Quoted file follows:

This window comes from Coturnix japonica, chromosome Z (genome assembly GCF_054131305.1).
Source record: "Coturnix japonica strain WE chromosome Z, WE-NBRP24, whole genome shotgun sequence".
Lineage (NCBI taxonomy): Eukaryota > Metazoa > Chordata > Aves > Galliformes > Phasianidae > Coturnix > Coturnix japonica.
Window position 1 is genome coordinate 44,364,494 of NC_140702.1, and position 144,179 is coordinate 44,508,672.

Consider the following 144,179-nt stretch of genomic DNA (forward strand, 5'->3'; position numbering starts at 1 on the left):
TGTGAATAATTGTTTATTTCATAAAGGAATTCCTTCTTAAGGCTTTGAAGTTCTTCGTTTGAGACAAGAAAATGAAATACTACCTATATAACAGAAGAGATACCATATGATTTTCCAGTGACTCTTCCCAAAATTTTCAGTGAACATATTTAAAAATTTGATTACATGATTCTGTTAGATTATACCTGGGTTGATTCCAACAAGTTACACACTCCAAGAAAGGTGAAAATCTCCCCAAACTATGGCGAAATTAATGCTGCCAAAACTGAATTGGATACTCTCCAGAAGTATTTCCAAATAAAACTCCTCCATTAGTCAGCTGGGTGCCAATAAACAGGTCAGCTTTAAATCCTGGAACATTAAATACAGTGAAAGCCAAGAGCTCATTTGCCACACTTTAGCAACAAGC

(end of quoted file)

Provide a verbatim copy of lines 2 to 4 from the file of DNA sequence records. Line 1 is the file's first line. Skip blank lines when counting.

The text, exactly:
Source record: "Coturnix japonica strain WE chromosome Z, WE-NBRP24, whole genome shotgun sequence".
Lineage (NCBI taxonomy): Eukaryota > Metazoa > Chordata > Aves > Galliformes > Phasianidae > Coturnix > Coturnix japonica.
Window position 1 is genome coordinate 44,364,494 of NC_140702.1, and position 144,179 is coordinate 44,508,672.